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And we were off!  Sandwiched between two days of overcast, Sunday was a beautiful day! The sun was just rising and for a while it was blinding us as we headed down  Silverado Trail. I really only had one thing on my mind, though, and that was 9 minute miles. I began the race with the thought that running for four hours plus is a long time, but put in perspective: four hours is small amount of time compared to all of the hours of training. And if four hours was all that was between me and my goal, I could do it. I made the decision. The course was a little more ‘rolly’ than I had anticipated, but for the first 8 or so, I maintained a sub 9 pace. I could tell I was slowing as we got into the middle miles. As I crossed the one timing mat on the course, at 13.1, I was still very much in the game, at right about two hours. My goal? A 4:10. I wanted it very badly. I stayed on track, even as my pace slowed to around 9:30. If I didn’t slow too much, and could maintain a 10 minute pace through the last 10K, I could do it. I had committed to it, but there just are not any guarantees in 26.2 miles.  It wasn’t to be. It’s as if a light switch was flipped at about 19 and I couldn’t push anymore. My 4:10 turned into a very long 4:41. I knew there were people waiting at the finish that were probably starting to worry. But it wasn’t a choice at that point in time. I simply didn’t have it in me that day.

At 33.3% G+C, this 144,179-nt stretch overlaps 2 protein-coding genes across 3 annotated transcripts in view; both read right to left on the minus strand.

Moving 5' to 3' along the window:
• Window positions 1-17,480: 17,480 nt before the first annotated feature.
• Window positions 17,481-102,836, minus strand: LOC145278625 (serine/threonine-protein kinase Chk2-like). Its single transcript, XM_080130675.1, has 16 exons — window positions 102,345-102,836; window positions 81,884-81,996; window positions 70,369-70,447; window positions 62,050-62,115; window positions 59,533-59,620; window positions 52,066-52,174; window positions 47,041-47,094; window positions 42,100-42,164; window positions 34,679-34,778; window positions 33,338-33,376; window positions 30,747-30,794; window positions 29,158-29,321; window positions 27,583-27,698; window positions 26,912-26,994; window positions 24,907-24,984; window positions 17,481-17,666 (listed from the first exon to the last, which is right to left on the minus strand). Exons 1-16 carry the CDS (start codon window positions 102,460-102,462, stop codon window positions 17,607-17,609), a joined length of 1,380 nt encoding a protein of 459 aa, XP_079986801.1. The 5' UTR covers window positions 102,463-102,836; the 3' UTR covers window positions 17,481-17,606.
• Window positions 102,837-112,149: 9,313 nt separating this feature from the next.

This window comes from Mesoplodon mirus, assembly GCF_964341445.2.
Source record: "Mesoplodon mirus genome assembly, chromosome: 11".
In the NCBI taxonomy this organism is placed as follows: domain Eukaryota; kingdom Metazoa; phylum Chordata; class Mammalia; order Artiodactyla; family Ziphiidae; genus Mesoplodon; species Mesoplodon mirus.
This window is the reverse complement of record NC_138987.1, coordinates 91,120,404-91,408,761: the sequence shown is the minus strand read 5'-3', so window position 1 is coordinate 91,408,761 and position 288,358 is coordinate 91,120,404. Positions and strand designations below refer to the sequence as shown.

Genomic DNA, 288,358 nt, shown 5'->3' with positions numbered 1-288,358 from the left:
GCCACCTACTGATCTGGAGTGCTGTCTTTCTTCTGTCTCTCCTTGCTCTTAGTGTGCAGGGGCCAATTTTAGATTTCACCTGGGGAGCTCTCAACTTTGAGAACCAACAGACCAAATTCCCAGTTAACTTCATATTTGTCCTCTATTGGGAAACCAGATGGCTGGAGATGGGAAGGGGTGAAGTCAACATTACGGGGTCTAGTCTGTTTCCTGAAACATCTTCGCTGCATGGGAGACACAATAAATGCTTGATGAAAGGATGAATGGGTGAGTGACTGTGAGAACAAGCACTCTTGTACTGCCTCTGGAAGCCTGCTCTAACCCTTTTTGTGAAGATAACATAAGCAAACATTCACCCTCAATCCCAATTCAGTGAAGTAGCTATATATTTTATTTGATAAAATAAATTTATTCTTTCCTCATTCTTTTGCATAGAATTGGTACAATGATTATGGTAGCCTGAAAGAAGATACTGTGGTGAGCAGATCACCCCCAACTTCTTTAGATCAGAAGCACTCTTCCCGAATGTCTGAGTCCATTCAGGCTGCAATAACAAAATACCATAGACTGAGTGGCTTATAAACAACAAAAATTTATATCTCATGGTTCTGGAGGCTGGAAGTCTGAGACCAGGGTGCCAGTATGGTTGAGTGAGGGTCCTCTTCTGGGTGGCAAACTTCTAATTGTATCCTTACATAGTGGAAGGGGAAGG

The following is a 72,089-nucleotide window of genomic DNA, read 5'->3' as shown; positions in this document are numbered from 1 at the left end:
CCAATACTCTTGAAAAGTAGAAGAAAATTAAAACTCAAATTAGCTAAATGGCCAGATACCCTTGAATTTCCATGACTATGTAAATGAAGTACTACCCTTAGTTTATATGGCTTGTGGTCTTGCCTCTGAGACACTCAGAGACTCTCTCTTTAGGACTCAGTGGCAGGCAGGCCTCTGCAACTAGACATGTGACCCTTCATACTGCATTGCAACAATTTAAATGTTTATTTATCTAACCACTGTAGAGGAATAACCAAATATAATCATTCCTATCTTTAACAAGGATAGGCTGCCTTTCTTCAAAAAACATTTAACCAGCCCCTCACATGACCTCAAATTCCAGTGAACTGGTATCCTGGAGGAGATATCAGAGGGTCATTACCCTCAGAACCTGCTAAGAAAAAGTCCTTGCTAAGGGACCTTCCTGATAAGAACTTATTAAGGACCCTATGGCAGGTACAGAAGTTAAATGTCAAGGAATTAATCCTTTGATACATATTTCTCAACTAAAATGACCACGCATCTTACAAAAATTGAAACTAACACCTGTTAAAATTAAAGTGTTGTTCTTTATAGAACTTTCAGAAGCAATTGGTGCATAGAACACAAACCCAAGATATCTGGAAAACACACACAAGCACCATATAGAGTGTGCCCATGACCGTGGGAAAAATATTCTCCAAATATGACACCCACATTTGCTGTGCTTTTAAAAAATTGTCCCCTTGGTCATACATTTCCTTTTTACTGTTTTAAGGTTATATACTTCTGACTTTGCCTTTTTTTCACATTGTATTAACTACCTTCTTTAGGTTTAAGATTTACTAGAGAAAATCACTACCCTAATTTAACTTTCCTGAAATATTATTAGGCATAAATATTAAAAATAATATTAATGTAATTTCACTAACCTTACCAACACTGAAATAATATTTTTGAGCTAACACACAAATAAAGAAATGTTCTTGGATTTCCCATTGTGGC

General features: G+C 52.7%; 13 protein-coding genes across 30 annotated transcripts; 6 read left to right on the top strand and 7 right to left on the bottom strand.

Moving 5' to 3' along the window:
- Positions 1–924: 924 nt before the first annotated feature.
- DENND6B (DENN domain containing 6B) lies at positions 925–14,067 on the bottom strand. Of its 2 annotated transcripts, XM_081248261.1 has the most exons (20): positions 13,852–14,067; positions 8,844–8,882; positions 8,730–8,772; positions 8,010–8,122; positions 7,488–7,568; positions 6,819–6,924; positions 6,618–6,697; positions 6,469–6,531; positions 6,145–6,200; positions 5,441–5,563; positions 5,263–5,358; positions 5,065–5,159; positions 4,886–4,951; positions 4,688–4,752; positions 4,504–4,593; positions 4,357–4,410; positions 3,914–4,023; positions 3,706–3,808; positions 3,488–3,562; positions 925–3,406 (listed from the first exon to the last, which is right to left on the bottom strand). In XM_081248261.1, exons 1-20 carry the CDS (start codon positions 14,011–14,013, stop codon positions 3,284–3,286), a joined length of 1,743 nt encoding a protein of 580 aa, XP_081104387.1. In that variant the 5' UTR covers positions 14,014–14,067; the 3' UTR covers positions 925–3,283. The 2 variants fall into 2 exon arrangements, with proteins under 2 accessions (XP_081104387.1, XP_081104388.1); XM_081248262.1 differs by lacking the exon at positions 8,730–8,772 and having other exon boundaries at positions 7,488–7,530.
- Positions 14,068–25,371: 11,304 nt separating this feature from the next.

I could say it was heartbreaking, but it wasn’t. Heartbreaking was last year, when I was training far better than this cycle and I didn’t get to run because of my injured hamstring. In spite of how disappointed I was, and how much I had wanted that 4:10 to qualify for Boston, at least I had gotten to try! I failed in one sense, but I am incredibly grateful to be able to cover this distance just 6 months and 10 days after my transplant.

Any way I look at it, it’s a PT PR. ( Post transplant personal record) Not that I want to use any excuses for not achieving my goal! I  will work hard and I will try again.  But if I gave one person hope for what is possible after an SCT, then each of the 281 minutes and 10 seconds was worth it.

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I love this guy, he’s always proud of me.